Finance Agility in Uncertain Times
A Recap of FSN’s Panel on “How Can the Finance Function Stay Agile with Less People, in a Challenging Economy?” with Gary Simon, Alok Ajmera, and Vineta Bajaj
It’s an understatement to say that we continue to be challenged by a world of uncertainty. Nowhere is this volatility more apparent in the corporate world than on Finance teams.
Before the pandemic, Finance had to “do more with fewer people.” But the situation has changed, and those same teams must respond even more quickly to a broader set of unknowns. To add to the complexity, the “Great Resignation,” the pandemic, and market turmoil have depleted the workforce.
So, how does the Finance function become more agile? What is required?
These questions were the basis of a panel held by Gary Simon, CEO of FSN (FSN – The Modern Finance Forum), with input from Alok Ajmera, President & Chief Executive Officer at Prophix, and Vineta Bajaj, Group Finance Director, Ocado Group. The panel shared their thoughts on how the Finance function can stay agile with fewer people in a challenging economy.
Let’s dive in!
What is Agility?
First, the panel discussed expectations for an agile Finance team. Alok pointed out that agility is “about building an organisation that is ‘flexible’ – one that can adapt quickly to changes.” It’s also about “being ‘proactive’ by not just responding to changes but working to anticipate what could happen.”
Having defined what it means to be an agile Finance team, the conversation turned to what agility requires. The group identified several key points, including culture, resourcing, and technology.
The Role of Culture in Agility
When speaking to the importance of culture, Vineta highlighted that “an organisation [needs] to have a culture predicated on collaboration and sharing to be able to react.” Alok added that the “other piece of cultural strength is alignment within the organisation on goals and objectives…reinforcing agility within an organisation, so everyone agrees to a common set of objectives”.
Similarly, there was an acknowledgment that culture starts at the top, including Finance leaders and CFOs, who play a role in creating culture. Alok continued, “the way we as leaders operate must reflect the culture we want to have. Specific to agility, if the tone and the culture we’re looking for is flexible, proactive, and agile, then we as leaders must embody those principles.”
Why Resourcing is Key to Agility
This discussion led to a more in-depth look at resourcing for agility and workforce constraints. Vineta underscored her multi-generational approach and the need for “alignment of the varied generations within the workforce.”
Specifically, the group recognized that organisations – and resources within Finance – need to be “data-driven” to be proactive and agile. To support an agile approach, leaders should hire and train staff accordingly. The desire for agility, as Vineta points out, highlights the “need for and ways to bring your staff along with you on the digital transformation journey. We’re in an exciting time, on the cusp of generational changes, a new generation of workers coming on board, and this emerging workforce has different expectations for cutting-edge technologies.”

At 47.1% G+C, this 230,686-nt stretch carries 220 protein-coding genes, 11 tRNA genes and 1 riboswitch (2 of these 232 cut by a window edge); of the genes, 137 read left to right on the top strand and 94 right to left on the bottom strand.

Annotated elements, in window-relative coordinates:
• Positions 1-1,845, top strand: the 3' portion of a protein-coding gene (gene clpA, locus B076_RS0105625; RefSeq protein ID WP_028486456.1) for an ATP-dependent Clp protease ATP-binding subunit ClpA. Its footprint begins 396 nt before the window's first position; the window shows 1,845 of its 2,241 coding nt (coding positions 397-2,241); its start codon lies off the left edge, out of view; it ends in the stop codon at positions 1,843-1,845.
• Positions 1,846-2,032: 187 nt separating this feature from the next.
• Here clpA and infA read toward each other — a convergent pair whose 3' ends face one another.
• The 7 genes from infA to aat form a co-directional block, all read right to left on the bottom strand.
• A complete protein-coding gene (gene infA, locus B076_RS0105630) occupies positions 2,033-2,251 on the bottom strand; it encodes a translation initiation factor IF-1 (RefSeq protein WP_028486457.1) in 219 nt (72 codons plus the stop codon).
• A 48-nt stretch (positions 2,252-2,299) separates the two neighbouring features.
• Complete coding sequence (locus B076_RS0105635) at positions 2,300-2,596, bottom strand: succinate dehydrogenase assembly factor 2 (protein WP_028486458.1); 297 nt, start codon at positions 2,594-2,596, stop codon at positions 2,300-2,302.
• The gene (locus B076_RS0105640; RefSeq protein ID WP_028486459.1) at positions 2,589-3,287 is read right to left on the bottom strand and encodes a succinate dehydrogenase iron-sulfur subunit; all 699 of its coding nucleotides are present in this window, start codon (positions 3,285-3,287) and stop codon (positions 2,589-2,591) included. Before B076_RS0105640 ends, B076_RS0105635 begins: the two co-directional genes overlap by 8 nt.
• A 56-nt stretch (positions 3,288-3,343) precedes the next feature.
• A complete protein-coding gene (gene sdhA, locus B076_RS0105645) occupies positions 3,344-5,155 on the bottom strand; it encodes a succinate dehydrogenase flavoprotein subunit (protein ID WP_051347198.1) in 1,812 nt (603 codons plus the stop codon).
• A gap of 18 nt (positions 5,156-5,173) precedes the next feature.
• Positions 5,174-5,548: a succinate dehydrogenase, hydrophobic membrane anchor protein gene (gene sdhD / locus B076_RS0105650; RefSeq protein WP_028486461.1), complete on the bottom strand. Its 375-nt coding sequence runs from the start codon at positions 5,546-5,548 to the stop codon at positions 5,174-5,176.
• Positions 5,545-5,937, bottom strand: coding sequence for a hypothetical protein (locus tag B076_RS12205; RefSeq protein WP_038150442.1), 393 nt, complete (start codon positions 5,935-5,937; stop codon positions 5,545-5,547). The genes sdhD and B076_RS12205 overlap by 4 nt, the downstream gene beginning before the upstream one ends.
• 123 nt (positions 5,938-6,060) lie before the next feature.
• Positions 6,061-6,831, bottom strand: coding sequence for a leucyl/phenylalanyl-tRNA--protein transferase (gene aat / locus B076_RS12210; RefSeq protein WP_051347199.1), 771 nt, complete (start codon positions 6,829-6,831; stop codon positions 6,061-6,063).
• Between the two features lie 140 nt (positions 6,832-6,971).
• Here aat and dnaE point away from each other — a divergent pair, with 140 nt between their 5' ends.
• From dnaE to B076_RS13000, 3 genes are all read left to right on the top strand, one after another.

Alok acknowledged that as much as Finance leaders talk about being agile and flexible, there is still an underlying disconnect in that “our teams are given incredibly repetitive and manual tasks that are not data-driven.”
The Impact of Technology on Agility
Finally, the group discussed the impact of technology on achieving agility within Finance. This approach involves “systemically going through the entire way in which we work – the processes – and modernising them.”
The panel discussed the benefits of cloud platforms, which can make technology more accessible without a significant investment in onboarding or consulting. Cloud-based tools help you quickly automate and streamline your manual Finance processes. Investments in training and technology can also enable organisations to redeploy resources to more value-added tasks.
With massive advancements in cloud computing in recent years, including artificial intelligence, the Finance function is overdue for a seismic change in how they work. Consequently, “innovation must be at the heart of how we think. That belief will solve a lot of our challenges, including resource constraints and retaining top talent. All of this is innovative, and it means rethinking how we do the things we do,” said Alok.
Why Agility is a Necessity for Finance
Ultimately, being agile is no longer a nice-to-have for the Finance but an urgent necessity given the recent dramatic increase in social, economic, and political uncertainty. To be agile (i.e., flexible, and proactive) there are aspects of culture, resourcing, and technology that need to be addressed. This was summed up well in a closing statement from Alok:
“We must realise that a lot of the things we are talking about, acquiring the resources to be agile, takes thoughtfulness. It requires executives to understand what is currently done by the Finance team, resource allocation, and how to redeploy resources to operate more efficiently. So, things that we can do as leaders to help support Finance transformation is to understand that it may require a substantial amount of investment, including training and upskilling your team. We need to dial in and think about whether we have the right people, do they have the right skills, or do we need to incrementally improve their skill sets so a leader can extract more value from existing resources and headcount.”